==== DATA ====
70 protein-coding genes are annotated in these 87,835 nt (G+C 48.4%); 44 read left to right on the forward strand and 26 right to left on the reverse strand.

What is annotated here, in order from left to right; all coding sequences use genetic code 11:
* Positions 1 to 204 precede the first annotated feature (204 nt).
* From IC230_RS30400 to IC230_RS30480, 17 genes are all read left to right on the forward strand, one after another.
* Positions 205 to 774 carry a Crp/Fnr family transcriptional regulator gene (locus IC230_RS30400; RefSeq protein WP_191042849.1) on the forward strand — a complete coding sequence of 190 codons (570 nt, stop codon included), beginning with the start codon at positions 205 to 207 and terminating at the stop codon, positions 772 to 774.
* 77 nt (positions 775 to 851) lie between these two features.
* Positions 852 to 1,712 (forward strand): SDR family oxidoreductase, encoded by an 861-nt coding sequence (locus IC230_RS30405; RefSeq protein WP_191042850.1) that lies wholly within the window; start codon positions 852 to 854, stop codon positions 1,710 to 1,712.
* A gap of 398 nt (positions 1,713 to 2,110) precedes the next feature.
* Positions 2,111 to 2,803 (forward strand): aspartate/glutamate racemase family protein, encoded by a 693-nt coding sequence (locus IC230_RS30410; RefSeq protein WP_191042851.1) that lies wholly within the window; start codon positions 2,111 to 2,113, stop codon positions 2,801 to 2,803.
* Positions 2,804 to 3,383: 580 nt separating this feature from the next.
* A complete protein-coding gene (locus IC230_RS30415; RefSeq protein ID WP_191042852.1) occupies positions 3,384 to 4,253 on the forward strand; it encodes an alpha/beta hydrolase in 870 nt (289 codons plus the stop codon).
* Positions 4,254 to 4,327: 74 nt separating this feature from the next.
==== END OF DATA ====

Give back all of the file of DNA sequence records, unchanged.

70 protein-coding genes are annotated in these 87,835 nt (G+C 48.4%); 44 read left to right on the forward strand and 26 right to left on the reverse strand.

What is annotated here, in order from left to right; all coding sequences use genetic code 11:
* Positions 1 to 204 precede the first annotated feature (204 nt).
* From IC230_RS30400 to IC230_RS30480, 17 genes are all read left to right on the forward strand, one after another.
* Positions 205 to 774 carry a Crp/Fnr family transcriptional regulator gene (locus IC230_RS30400; RefSeq protein WP_191042849.1) on the forward strand — a complete coding sequence of 190 codons (570 nt, stop codon included), beginning with the start codon at positions 205 to 207 and terminating at the stop codon, positions 772 to 774.
* 77 nt (positions 775 to 851) lie between these two features.
* Positions 852 to 1,712 (forward strand): SDR family oxidoreductase, encoded by an 861-nt coding sequence (locus IC230_RS30405; RefSeq protein WP_191042850.1) that lies wholly within the window; start codon positions 852 to 854, stop codon positions 1,710 to 1,712.
* A gap of 398 nt (positions 1,713 to 2,110) precedes the next feature.
* Positions 2,111 to 2,803 (forward strand): aspartate/glutamate racemase family protein, encoded by a 693-nt coding sequence (locus IC230_RS30410; RefSeq protein WP_191042851.1) that lies wholly within the window; start codon positions 2,111 to 2,113, stop codon positions 2,801 to 2,803.
* Positions 2,804 to 3,383: 580 nt separating this feature from the next.
* A complete protein-coding gene (locus IC230_RS30415; RefSeq protein ID WP_191042852.1) occupies positions 3,384 to 4,253 on the forward strand; it encodes an alpha/beta hydrolase in 870 nt (289 codons plus the stop codon).
* Positions 4,254 to 4,327: 74 nt separating this feature from the next.